Ming the Mechanic
The NewsLog of Flemming Funch

Monday, August 23, 2010day link 

 Where's Ming?
I'm usually always active somewhere. Not necessarily in my blog. Maybe it is time to invent a new type of site that shows one's activity, even if it is spread over multiple sites. People have already invented sites that track somebody down across many social network sites. But that still isn't quite right. Would make more sense with a site that I control that makes it easy to see what I'm up to.

Anyway, one can usually find me on Twitter, and recently I've posted stuff on Quora. It is a site where people post questions and answers in different topics. And since I often get triggered by a question, that kind of works well for me, even if it is somewhat random what I end up answering.
[ | 2010-08-23 00:36 | 152 comments | PermaLink ]  More >

 Semantic Pauses
picture This is an answer to the question How does one perform a "cortico-thalamic pause"? on Quora.

The idea of a "cortico-thalamic pause" springs from General Semantics and was popularized in the Null-A science fiction books by A.E. von Vogt.

It has also been called a Semantic Pause or a Cognitive Pause.

Thalamus/Thalamic is here used as a shorthand for the lower brain functions, associated with feelings, sensing, pain, pleasure, instincts, bodily functions, etc. Massive sub-conscious parallel processing goes on there and responses are often immediate.

Neo-Cortex/Cortical is the shorthand for the higher, more recently developed, brain functions, associated with conscious thinking, reasoning, language use, deliberate decision making, etc. It can do abstract thinking, but can't focus on more than a couple of things at the same time.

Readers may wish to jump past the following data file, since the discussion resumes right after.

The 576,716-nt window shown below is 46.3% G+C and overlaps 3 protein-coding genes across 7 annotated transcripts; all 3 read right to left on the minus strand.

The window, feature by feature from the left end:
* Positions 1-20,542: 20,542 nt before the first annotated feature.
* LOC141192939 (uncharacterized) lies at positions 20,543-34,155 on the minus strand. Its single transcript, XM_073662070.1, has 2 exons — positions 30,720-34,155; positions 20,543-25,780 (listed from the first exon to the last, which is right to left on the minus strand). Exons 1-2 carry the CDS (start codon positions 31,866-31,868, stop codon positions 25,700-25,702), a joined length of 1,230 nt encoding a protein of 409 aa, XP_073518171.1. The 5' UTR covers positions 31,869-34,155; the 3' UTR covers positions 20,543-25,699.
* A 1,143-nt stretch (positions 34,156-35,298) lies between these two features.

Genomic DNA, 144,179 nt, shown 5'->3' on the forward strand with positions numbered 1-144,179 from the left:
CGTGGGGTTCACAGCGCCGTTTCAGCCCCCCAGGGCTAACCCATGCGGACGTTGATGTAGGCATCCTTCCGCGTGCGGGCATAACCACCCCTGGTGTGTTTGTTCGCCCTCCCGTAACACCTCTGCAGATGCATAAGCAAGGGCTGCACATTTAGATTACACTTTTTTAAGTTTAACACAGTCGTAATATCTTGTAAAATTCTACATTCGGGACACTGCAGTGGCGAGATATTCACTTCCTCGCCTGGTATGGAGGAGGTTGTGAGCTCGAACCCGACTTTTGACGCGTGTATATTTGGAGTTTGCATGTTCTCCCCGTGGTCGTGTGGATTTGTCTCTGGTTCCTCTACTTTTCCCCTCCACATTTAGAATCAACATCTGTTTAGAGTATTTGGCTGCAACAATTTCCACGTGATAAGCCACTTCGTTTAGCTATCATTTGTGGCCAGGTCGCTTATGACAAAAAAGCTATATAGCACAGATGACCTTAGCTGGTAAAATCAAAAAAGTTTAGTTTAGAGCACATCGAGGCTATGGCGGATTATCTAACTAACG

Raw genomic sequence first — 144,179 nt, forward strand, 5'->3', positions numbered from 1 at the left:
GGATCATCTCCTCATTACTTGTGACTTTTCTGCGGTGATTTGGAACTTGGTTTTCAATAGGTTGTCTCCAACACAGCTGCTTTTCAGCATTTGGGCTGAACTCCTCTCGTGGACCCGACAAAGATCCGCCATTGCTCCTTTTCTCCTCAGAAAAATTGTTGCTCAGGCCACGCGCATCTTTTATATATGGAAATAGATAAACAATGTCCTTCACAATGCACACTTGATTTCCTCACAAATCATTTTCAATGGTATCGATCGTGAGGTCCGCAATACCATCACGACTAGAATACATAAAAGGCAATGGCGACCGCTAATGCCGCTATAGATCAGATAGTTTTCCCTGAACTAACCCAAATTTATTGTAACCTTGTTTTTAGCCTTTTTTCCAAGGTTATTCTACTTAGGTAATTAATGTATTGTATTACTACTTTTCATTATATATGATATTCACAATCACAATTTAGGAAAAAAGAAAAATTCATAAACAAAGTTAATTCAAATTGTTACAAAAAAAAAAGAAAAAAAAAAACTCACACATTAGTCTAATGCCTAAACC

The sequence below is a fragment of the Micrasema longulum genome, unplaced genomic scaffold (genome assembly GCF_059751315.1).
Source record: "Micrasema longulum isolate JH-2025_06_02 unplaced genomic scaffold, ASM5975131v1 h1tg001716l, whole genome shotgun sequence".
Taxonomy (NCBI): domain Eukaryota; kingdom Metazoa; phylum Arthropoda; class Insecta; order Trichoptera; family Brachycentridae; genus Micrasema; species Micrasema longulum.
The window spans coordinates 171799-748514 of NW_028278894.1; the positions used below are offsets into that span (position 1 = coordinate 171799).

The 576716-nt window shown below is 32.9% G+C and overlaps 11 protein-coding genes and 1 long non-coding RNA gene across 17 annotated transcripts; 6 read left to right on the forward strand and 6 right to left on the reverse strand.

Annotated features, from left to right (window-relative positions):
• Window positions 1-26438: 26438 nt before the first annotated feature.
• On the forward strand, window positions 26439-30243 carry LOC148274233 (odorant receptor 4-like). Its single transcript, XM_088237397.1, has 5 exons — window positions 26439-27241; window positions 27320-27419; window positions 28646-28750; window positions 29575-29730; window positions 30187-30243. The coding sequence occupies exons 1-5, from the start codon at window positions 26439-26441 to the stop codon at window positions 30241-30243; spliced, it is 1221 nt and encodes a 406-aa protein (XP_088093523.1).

We easily get in trouble when we mix the two. Our ability to abstract is rather new and apparently a bit faulty. The cortex might construct a "meaning" for some lower level sensations which gives rise to faulty decisions. The thalamic system might launch instant action based on what was sketchy reasoning in the cortex. E.g. killing somebody because they have the wrong religious belief.

Note that I don't personally buy the idea that consciousness originates in the brain. But clearly it is involved in the process, and what we know about brains is very useful in helping us understand the structure of thinking.

The idea of the semantic pause is basically to be conscious of the link between one's reactions and one's reasoning, and to make sure they're in sync. It doesn't have to be a literal pause in time, but it could be. It is an equivalent of "count to ten before you...".

If you were about to take impulsive physical action, the pause would allow you to think through the logic and implications of what you were about to do.

The other way around, if you thought you just arrived at a logical, well reasoned conclusion, a semantic pause would allow you to notice what you actually feel about it, what your instincts tell you. Does it feel right? Does it work?